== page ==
ELGC – Beautiful but it can be hostile

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It’s not difficult to understand why the European Tour’s first Africa Open has attracted a strong field.

The East London Golf Club course is an attractive proposition at the best of times. Blend in some subtle course refinements and a €1-million purse and it is easy to understand why a strong field will be chasing success at the Africa Open from January 7 to 10.

The popular Links/Parklands layout has already confirmed its distinction as a leading South African championship venue by hosting eight national Opens since the early 1900s.

Now carrying the banner of the third European Tour co-sanctioned event on the Sunshine Tour’s annual calendar, East London Golf Club brings the promise of inspiring feats, rousing shot-making and a contest to savour.

“As one of South Africa’s oldest and proudest facilities, we are delighted that the Africa Open has made its home here,” said general manager Brenden Fourie.

“East London Golf Club has always provided an exciting and exhilarating venue and we relish this incredible opportunity for the club to extend our hospitality and to showcase Buffalo City and the Eastern Cape to our international visitors.”

The Jekyll and Hyde par-73 layout which rambles through the coastal dunes, flanked by the wooded leafiness of Marina Glen and overlooking Nahoon Beach, is generous, enchanting and beautiful on a sunny day, but becomes a true test of skill and patience when exposed to the wind.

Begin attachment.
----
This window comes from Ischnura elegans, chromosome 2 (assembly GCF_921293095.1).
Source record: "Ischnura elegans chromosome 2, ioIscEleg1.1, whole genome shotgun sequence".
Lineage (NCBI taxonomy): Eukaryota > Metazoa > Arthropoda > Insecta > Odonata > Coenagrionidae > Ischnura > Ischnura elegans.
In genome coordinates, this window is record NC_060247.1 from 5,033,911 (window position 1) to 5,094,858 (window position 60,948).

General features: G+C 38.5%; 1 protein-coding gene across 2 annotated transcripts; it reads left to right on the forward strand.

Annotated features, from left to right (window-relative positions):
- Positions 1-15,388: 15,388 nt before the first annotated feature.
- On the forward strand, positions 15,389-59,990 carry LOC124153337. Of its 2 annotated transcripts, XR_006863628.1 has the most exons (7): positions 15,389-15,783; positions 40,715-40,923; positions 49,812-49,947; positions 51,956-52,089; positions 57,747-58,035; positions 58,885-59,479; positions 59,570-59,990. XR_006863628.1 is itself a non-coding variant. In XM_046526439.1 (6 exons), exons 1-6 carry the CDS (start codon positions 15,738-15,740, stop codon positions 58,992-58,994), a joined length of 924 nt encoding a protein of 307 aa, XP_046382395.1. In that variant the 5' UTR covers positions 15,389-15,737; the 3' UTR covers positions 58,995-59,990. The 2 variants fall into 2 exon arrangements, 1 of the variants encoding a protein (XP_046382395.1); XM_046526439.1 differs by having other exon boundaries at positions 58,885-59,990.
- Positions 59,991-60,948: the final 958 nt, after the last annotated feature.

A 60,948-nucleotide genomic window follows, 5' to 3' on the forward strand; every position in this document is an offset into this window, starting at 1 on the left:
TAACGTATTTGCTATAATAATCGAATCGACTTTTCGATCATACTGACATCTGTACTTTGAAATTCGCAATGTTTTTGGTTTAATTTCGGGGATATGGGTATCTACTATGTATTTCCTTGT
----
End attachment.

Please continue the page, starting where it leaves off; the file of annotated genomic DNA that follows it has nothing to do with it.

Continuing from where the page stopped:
Tight fairways, elevated tees and postage stamp greens litter the front nine while wider landing areas, deep valleys and undulating putting surfaces set up the challenge on the back nine.

From the par-5 first until the blind tee shot at the 18th, each hole at this risk and reward layout is unforgettable and demands strategic planning and control.

During the 2009 edition of the Africa Open, Masters Champion Angel Cabrera and five-time European Tour winner Richard Sterne moved the course record to 62 and 61 respectively in the perfect weather conditions. But the vistas of the beautiful coastline played second fiddle to the challenge of keeping the ball in play when the wind strengthened on the final day.

In spite of the tenacious grip the ongoing drought has held on the Eastern Cape this past year, course superintendent Cameron van Niekerk is confident that the course is ready for the challenge.

“The drought has undoubtedly left its mark, but we are delighted with the progress we’ve made in getting the course prepared,” said Van Niekerk.

“Unfortunately, due to the lack of moisture, there are a few areas where the rough that hasn’t come up as expected, but the players can look forward to fairways that are really tight and the greens will be even tougher this year.”

Van Niekerk was also involved with the reconstruction of the championship tee at the third, as well as the bottom tee boxes at the 13th and 17th, but says the yardage gain was marginal.

“We probably gained just a couple of meters, but the course length is pretty much the same as last year,” he explained. “on the other hand,the condition of the course and the greens are better than last year and the course will provide a stern test, whether or not we have windy conditions.

“Luck will not be an element on this golf course. The guy who delivers the best round of golf on the day will take the spoils.”

Tickets are available at the gate and entry for pensioners and children under 18 is free for all tournament days. Adults enter for free on Thursday, 7 and Friday, 8 January and tickets cost R20,00 per day on the weekend.

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